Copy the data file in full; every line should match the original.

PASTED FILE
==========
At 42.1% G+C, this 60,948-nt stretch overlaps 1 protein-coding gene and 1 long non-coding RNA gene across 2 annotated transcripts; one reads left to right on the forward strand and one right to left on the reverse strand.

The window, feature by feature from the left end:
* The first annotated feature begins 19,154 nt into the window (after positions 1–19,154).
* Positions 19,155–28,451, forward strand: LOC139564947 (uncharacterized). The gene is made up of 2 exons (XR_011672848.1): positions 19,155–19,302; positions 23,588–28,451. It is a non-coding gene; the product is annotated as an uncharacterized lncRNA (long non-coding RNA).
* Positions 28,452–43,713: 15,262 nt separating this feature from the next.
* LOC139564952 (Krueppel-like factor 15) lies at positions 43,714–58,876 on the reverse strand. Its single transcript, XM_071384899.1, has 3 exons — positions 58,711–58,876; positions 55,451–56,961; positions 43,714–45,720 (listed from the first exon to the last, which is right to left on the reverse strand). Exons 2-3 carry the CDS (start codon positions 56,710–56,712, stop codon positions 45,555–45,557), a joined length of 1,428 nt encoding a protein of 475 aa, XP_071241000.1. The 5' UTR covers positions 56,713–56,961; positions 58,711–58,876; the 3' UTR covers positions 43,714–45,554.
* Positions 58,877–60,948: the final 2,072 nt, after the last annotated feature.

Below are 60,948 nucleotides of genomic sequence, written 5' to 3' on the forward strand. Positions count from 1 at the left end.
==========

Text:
At 42.1% G+C, this 60,948-nt stretch overlaps 1 protein-coding gene and 1 long non-coding RNA gene across 2 annotated transcripts; one reads left to right on the forward strand and one right to left on the reverse strand.

The window, feature by feature from the left end:
* The first annotated feature begins 19,154 nt into the window (after positions 1–19,154).
* Positions 19,155–28,451, forward strand: LOC139564947 (uncharacterized). The gene is made up of 2 exons (XR_011672848.1): positions 19,155–19,302; positions 23,588–28,451. It is a non-coding gene; the product is annotated as an uncharacterized lncRNA (long non-coding RNA).
* Positions 28,452–43,713: 15,262 nt separating this feature from the next.
* LOC139564952 (Krueppel-like factor 15) lies at positions 43,714–58,876 on the reverse strand. Its single transcript, XM_071384899.1, has 3 exons — positions 58,711–58,876; positions 55,451–56,961; positions 43,714–45,720 (listed from the first exon to the last, which is right to left on the reverse strand). Exons 2-3 carry the CDS (start codon positions 56,710–56,712, stop codon positions 45,555–45,557), a joined length of 1,428 nt encoding a protein of 475 aa, XP_071241000.1. The 5' UTR covers positions 56,713–56,961; positions 58,711–58,876; the 3' UTR covers positions 43,714–45,554.
* Positions 58,877–60,948: the final 2,072 nt, after the last annotated feature.

Below are 60,948 nucleotides of genomic sequence, written 5' to 3' on the forward strand. Positions count from 1 at the left end.